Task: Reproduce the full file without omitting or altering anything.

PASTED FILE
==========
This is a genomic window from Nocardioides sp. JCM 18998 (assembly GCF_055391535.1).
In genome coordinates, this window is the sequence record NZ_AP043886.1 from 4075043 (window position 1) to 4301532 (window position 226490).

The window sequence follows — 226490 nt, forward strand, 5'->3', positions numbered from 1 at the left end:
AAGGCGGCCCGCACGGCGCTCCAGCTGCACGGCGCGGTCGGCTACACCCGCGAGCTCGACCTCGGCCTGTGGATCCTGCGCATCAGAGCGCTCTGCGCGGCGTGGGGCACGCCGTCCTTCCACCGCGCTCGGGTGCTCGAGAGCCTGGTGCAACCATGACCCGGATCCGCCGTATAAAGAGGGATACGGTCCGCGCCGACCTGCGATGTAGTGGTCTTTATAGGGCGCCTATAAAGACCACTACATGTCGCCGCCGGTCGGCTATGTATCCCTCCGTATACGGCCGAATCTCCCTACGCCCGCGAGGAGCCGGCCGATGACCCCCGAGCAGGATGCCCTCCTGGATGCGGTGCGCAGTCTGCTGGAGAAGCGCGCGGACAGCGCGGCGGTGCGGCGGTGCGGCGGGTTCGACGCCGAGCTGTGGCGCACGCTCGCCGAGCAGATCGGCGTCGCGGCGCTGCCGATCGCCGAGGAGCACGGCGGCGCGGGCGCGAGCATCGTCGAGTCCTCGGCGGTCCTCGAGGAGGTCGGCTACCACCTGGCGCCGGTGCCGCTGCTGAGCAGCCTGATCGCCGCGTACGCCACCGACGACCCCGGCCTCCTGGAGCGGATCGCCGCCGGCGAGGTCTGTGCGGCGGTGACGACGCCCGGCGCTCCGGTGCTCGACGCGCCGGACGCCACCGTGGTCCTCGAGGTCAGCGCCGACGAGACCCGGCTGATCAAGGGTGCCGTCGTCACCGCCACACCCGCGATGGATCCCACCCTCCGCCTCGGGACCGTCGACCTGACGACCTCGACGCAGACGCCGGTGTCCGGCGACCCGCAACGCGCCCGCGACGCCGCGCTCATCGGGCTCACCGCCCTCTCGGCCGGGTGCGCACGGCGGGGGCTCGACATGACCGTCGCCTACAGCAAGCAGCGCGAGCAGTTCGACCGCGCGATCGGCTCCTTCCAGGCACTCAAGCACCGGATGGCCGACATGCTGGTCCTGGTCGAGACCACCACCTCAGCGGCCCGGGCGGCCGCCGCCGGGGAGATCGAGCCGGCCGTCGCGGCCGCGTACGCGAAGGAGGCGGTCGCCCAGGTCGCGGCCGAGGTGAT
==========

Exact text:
This is a genomic window from Nocardioides sp. JCM 18998 (assembly GCF_055391535.1).
In genome coordinates, this window is the sequence record NZ_AP043886.1 from 4075043 (window position 1) to 4301532 (window position 226490).

The window sequence follows — 226490 nt, forward strand, 5'->3', positions numbered from 1 at the left end:
AAGGCGGCCCGCACGGCGCTCCAGCTGCACGGCGCGGTCGGCTACACCCGCGAGCTCGACCTCGGCCTGTGGATCCTGCGCATCAGAGCGCTCTGCGCGGCGTGGGGCACGCCGTCCTTCCACCGCGCTCGGGTGCTCGAGAGCCTGGTGCAACCATGACCCGGATCCGCCGTATAAAGAGGGATACGGTCCGCGCCGACCTGCGATGTAGTGGTCTTTATAGGGCGCCTATAAAGACCACTACATGTCGCCGCCGGTCGGCTATGTATCCCTCCGTATACGGCCGAATCTCCCTACGCCCGCGAGGAGCCGGCCGATGACCCCCGAGCAGGATGCCCTCCTGGATGCGGTGCGCAGTCTGCTGGAGAAGCGCGCGGACAGCGCGGCGGTGCGGCGGTGCGGCGGGTTCGACGCCGAGCTGTGGCGCACGCTCGCCGAGCAGATCGGCGTCGCGGCGCTGCCGATCGCCGAGGAGCACGGCGGCGCGGGCGCGAGCATCGTCGAGTCCTCGGCGGTCCTCGAGGAGGTCGGCTACCACCTGGCGCCGGTGCCGCTGCTGAGCAGCCTGATCGCCGCGTACGCCACCGACGACCCCGGCCTCCTGGAGCGGATCGCCGCCGGCGAGGTCTGTGCGGCGGTGACGACGCCCGGCGCTCCGGTGCTCGACGCGCCGGACGCCACCGTGGTCCTCGAGGTCAGCGCCGACGAGACCCGGCTGATCAAGGGTGCCGTCGTCACCGCCACACCCGCGATGGATCCCACCCTCCGCCTCGGGACCGTCGACCTGACGACCTCGACGCAGACGCCGGTGTCCGGCGACCCGCAACGCGCCCGCGACGCCGCGCTCATCGGGCTCACCGCCCTCTCGGCCGGGTGCGCACGGCGGGGGCTCGACATGACCGTCGCCTACAGCAAGCAGCGCGAGCAGTTCGACCGCGCGATCGGCTCCTTCCAGGCACTCAAGCACCGGATGGCCGACATGCTGGTCCTGGTCGAGACCACCACCTCAGCGGCCCGGGCGGCCGCCGCCGGGGAGATCGAGCCGGCCGTCGCGGCCGCGTACGCGAAGGAGGCGGTCGCCCAGGTCGCGGCCGAGGTGAT